Diluting the MSRB

By Cate Long
August 20, 2013

Muniland’s overseer, the Municipal Securities Rulemaking Board, has a big job keeping the $3.7 trillion municipal bond market in order. The MSRB was first authorized by Congress in 1975 and mandated to have 5 securities firms, 5 bank dealers and 5 public members. It was nonetheless dominated by the views of bank and dealer members, rarely undertaking investor protection initiatives. There was minimal oversight of municipal bond trading and underwriting practices as dealer banks were steering the ship.

After some gruesome muniland disasters like this one detailed by Bloomberg, Congress added law within the Dodd-Frank bill for the MSRB:

Joseph Ambrosini says the deal looked so easy. JPMorgan Chase & Co. bankers told him there was really no risk. All he had to do was sign a public financing contract, and the bank would give $280,000 to his school district in New Castle, Pennsylvania.

“They basically said, unless the world goes under the sea, we’d be in good shape,” says Ambrosini, the district’s business manager.

In September, Ambrosini says, his 3,400-student district went underwater. On Sept. 25, the week after Lehman Brothers Holdings Inc. collapsed, the New Castle Area School District’s interest rate on $9.7 million of financing arranged by JPMorgan hit 10.6 percent, more than doubling since the month began, as investors demanded skyrocketing returns for municipal debt.

The financial crisis opened our eyes to the fact that Wall Street was pillaging America’s school districts and hometowns with inappropriate financial products. The MSRB had been exercising almost no oversight.

Dodd-Frank gives authority to the MSRB to register and oversee municipal advisors to help protect small issuers from these sorts of deals. The MSRB was also given authority to protect issuers (cities, states and other municipal borrowers), a class that was previously not protected in regulation. An Office of Municipal Securities was set up at the SEC.

Congress’ financial regulation reform did not address the municipal market as heavily as it did derivatives, another under-regulated area, but it did mandate the expansion and change in composition of the MSRB. Congress mandated that the MSRB board composition be flipped to have a majority of “public members”:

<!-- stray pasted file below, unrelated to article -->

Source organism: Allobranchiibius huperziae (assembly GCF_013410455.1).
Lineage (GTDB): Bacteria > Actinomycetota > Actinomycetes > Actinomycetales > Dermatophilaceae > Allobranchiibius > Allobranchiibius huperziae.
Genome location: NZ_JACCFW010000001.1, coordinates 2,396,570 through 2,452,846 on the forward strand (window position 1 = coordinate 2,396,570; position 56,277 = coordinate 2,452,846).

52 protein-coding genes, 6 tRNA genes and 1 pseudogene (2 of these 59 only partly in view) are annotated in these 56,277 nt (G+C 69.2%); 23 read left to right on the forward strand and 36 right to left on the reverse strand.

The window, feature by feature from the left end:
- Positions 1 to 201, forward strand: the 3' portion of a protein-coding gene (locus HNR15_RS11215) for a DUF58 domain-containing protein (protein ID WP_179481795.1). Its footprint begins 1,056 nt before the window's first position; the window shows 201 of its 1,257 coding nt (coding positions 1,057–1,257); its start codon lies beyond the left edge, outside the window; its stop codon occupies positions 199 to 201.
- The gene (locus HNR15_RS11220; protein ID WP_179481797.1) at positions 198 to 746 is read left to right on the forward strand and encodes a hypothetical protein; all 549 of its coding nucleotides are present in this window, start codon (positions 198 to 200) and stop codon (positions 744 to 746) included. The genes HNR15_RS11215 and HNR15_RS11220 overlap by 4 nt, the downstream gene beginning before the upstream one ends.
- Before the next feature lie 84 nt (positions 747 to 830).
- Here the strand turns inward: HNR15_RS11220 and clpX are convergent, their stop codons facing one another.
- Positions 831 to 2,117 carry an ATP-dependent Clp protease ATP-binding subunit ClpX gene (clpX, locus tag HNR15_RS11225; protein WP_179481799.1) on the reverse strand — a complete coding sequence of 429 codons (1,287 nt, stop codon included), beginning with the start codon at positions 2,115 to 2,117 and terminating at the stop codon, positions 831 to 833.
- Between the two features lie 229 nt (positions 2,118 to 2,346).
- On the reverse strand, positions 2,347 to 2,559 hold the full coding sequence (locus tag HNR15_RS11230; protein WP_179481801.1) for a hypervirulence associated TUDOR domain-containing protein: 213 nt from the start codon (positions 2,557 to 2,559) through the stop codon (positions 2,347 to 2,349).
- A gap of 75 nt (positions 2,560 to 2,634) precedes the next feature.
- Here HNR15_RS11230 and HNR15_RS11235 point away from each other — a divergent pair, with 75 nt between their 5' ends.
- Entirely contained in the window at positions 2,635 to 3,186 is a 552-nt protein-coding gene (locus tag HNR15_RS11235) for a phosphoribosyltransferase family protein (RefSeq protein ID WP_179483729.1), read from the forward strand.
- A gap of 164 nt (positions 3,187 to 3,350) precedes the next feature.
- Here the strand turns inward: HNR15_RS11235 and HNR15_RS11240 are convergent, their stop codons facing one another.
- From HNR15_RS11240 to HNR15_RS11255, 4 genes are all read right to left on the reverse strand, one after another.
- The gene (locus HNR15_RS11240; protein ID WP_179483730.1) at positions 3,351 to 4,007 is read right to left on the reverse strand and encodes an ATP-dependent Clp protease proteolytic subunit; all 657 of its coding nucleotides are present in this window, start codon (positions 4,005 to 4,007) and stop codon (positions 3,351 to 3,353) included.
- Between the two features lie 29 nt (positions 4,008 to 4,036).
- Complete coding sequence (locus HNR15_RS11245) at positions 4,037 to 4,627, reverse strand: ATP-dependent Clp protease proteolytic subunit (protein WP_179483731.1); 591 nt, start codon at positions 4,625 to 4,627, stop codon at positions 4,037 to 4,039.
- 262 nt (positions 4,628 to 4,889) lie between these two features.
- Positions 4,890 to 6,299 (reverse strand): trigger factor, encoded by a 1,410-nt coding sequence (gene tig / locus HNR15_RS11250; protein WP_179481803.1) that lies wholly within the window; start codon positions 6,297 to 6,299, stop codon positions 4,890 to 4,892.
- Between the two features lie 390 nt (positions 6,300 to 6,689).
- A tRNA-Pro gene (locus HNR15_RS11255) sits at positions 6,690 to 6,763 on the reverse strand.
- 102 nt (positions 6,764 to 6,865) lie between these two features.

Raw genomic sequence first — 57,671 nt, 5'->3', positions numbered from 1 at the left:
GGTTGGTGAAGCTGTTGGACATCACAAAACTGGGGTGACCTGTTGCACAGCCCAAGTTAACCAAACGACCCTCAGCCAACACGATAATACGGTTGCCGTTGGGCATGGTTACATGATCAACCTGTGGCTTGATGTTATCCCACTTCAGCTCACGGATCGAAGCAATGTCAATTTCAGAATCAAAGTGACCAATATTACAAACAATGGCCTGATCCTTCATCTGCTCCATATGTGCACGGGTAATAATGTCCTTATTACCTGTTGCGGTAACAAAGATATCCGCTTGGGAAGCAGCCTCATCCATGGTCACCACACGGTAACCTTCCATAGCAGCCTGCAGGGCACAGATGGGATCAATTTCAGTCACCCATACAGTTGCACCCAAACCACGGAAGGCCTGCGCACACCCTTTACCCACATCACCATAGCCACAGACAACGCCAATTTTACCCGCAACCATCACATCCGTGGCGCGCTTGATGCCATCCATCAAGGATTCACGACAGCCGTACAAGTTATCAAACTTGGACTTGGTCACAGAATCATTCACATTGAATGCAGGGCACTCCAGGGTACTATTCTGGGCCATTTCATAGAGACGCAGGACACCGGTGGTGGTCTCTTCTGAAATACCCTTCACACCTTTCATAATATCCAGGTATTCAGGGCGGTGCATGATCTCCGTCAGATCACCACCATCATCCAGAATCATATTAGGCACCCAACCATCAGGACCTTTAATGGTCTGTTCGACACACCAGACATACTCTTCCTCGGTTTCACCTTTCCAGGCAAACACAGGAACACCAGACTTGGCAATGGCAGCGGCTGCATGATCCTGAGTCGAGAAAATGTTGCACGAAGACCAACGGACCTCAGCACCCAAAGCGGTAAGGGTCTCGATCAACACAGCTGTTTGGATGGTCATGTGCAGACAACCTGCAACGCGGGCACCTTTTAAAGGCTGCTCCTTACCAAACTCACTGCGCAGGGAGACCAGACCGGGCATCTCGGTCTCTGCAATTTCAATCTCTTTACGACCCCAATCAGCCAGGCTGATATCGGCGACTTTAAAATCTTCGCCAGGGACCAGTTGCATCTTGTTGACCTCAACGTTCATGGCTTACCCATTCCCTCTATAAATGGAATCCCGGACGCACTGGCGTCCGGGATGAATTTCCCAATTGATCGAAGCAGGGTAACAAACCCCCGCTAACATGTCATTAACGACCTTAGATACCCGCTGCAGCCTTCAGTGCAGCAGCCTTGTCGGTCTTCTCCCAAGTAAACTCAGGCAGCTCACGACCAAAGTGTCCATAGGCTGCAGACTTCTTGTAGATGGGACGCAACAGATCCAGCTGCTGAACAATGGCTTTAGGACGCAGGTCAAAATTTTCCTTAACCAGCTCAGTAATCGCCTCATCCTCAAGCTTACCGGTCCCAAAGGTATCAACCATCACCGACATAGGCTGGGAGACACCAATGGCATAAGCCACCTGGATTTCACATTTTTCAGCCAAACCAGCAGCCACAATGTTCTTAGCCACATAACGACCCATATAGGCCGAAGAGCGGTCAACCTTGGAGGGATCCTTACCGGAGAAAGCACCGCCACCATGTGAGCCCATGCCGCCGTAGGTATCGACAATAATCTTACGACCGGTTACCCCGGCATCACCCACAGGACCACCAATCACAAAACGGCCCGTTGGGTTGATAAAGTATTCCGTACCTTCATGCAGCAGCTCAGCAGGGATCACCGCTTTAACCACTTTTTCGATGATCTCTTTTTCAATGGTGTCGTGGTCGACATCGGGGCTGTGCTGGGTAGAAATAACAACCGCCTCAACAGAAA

The Board will consist of eight individuals known as ‘public representatives,’ independent of any municipal securities broker, municipal securities dealer or municipal securities advisor. At least one of the public representatives must be a representative of institutional or retail investors in municipal securities. At least one of the public representatives must also represent municipal entities, and another of the public representatives must have knowledge or experience in the municipal securities industries.

In 2010, the MSRB, following Dodd-Frank’s mandate, enacted a rule that expanded the board to 21 members, keeping a majority of “public members.” But recently the MSRB appealed to the SEC, which oversees its activities, to water down the definition of “public member” to include people who work for companies that have broker-dealer subsidiaries, even though they may work in another area of the firm. Americans for Financial Reform, an umbrella group for 250 progressive and labor groups, describes it like this:

For example, a current employee of JP Morgan Chase Bank NA could qualify as a Public Member of the MSRB, simply because they were not currently employed by JP Morgan’s municipal securities broker affiliate.

AFR goes on to argue that there is a large pool of truly independent public members to draw from:

  • Current or former elected officials, officers, employees and appointed board members of over 50,000 municipal issuers;
  • Current or former elected and appointed officials who play a role in overseeing municipal finance at the state level, or employees of state entities who play a role in such oversight;
  • Current or former employees of the members of the National Association of Bond Lawyers;
  • Certified Public Accountants familiar with municipal finance and securities;
  • Professors in universities, law schools, and business schools familiar with municipal finance; and
  • The countless number of retail investors in municipal securities nationwide as well as the employees of non-associated institutional investors

I agree with AFR the other groups that filed comment letters with the SEC about the MSRB proposal. I personally encouraged several people who know muniland well to apply for board seats as public members. They were not chosen. Maybe the MSRB needs to enlist an outside recruitment and screening firm. Muniland issuers and investors need protection.

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